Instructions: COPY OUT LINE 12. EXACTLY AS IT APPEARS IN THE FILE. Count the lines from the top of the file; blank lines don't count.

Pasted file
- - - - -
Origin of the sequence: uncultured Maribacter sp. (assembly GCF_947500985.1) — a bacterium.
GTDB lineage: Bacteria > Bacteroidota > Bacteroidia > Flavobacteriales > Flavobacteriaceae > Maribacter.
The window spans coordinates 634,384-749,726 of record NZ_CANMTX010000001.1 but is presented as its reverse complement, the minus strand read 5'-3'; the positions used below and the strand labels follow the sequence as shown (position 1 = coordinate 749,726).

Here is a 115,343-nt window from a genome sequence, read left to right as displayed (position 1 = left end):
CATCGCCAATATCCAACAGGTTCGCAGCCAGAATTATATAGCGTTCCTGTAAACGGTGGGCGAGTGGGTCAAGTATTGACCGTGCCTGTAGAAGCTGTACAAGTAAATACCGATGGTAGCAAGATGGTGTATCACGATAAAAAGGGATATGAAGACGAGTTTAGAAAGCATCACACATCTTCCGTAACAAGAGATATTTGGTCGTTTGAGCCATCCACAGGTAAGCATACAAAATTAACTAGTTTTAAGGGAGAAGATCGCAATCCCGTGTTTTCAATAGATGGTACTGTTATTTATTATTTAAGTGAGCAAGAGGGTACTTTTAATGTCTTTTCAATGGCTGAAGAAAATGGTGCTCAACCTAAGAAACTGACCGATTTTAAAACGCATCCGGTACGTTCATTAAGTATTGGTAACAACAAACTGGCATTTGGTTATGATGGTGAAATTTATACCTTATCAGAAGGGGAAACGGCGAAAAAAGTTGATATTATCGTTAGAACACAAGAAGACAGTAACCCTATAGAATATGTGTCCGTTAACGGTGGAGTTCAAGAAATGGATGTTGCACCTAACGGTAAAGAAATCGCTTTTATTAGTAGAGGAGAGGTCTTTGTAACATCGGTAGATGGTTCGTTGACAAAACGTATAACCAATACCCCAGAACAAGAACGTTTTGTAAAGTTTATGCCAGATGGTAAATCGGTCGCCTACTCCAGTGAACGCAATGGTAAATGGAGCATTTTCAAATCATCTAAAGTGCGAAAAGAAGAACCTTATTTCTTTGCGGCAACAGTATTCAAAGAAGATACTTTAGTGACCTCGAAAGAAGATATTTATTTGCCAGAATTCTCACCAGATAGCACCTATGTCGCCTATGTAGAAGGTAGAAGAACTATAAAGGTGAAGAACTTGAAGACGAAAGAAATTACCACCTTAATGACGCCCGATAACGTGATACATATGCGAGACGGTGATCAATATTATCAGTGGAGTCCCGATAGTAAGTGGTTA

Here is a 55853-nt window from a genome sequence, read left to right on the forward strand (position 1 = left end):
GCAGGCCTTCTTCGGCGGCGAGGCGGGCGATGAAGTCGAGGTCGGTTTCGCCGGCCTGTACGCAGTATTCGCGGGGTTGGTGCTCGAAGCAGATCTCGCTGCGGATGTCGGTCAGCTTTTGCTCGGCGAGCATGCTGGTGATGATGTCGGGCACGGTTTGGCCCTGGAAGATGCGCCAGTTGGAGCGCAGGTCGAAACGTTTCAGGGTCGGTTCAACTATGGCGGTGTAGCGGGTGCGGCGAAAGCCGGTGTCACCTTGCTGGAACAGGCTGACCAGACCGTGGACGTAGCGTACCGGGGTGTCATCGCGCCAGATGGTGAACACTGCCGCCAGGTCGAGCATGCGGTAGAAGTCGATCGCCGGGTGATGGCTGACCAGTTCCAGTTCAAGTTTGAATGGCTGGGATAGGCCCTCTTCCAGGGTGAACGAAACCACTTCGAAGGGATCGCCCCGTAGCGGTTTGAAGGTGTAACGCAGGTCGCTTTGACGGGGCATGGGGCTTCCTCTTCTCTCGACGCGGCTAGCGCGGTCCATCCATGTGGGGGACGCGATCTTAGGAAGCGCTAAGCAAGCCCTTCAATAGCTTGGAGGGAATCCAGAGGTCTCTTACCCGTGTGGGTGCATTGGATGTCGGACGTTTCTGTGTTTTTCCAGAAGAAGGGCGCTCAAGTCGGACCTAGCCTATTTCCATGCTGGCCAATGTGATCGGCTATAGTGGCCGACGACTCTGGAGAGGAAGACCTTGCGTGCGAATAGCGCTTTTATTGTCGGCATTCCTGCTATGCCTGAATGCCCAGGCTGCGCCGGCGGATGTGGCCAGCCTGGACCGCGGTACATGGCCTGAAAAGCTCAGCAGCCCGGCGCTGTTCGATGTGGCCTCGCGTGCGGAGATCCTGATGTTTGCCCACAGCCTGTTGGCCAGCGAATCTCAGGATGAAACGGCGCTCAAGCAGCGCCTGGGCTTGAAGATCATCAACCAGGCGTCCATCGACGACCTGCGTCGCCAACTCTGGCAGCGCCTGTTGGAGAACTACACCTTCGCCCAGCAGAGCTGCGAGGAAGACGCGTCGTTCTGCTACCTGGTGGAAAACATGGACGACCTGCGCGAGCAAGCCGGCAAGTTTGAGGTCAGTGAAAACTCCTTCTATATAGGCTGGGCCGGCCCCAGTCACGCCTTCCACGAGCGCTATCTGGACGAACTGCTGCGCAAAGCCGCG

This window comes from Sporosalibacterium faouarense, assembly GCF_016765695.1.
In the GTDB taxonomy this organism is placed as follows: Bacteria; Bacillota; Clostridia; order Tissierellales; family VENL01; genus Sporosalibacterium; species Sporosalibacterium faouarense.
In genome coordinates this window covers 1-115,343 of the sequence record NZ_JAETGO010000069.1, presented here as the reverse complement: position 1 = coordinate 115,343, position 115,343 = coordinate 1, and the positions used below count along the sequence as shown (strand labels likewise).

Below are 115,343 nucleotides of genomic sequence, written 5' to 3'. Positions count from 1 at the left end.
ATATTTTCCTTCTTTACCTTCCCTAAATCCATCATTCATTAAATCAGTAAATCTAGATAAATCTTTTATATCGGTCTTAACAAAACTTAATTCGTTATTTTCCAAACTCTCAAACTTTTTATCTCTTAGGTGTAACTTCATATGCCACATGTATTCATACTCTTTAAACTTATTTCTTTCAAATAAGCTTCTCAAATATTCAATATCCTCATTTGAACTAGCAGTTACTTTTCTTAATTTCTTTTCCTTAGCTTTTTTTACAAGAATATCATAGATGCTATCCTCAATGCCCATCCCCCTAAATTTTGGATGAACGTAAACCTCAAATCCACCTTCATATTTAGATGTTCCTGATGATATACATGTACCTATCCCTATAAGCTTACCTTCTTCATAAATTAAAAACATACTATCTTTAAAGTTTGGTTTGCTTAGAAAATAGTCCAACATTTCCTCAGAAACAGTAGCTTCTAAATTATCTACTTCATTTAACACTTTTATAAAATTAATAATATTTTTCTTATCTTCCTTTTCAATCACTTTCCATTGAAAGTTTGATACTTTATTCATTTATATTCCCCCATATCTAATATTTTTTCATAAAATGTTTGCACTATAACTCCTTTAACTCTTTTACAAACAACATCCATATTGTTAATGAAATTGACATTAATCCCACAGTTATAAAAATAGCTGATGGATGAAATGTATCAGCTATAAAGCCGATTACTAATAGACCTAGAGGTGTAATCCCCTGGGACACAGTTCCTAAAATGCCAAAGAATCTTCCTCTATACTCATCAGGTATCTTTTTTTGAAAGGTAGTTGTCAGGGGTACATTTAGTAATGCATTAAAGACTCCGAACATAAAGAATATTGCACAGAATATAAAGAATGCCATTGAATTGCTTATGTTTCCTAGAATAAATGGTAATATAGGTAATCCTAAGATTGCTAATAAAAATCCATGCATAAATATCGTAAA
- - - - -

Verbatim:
ATATTTTCCTTCTTTACCTTCCCTAAATCCATCATTCATTAAATCAGTAAATCTAGATAAATCTTTTATATCGGTCTTAACAAAACTTAATTCGTTATTTTCCAAACTCTCAAACTTTTTATCTCTTAGGTGTAACTTCATATGCCACATGTATTCATACTCTTTAAACTTATTTCTTTCAAATAAGCTTCTCAAATATTCAATATCCTCATTTGAACTAGCAGTTACTTTTCTTAATTTCTTTTCCTTAGCTTTTTTTACAAGAATATCATAGATGCTATCCTCAATGCCCATCCCCCTAAATTTTGGATGAACGTAAACCTCAAATCCACCTTCATATTTAGATGTTCCTGATGATATACATGTACCTATCCCTATAAGCTTACCTTCTTCATAAATTAAAAACATACTATCTTTAAAGTTTGGTTTGCTTAGAAAATAGTCCAACATTTCCTCAGAAACAGTAGCTTCTAAATTATCTACTTCATTTAACACTTTTATAAAATTAATAATATTTTTCTTATCTTCCTTTTCAATCACTTTCCATTGAAAGTTTGATACTTTATTCATTTATATTCCCCCATATCTAATATTTTTTCATAAAATGTTTGCACTATAACTCCTTTAACTCTTTTACAAACAACATCCATATTGTTAATGAAATTGACATTAATCCCACAGTTATAAAAATAGCTGATGGATGAAATGTATCAGCTATAAAGCCGATTACTAATAGACCTAGAGGTGTAATCCCCTGGGACACAGTTCCTAAAATGCCAAAGAATCTTCCTCTATACTCATCAGGTATCTTTTTTTGAAAGGTAGTTGTCAGGGGTACATTTAGTAATGCATTAAAGACTCCGAACATAAAGAATATTGCACAGAATATAAAGAATGCCATTGAATTGCTTATGTTTCCTAGAATAAATGGTAATATAGGTAATCCTAAGATTGCTAATAAAAATCCATGCATAAATATCGTAAA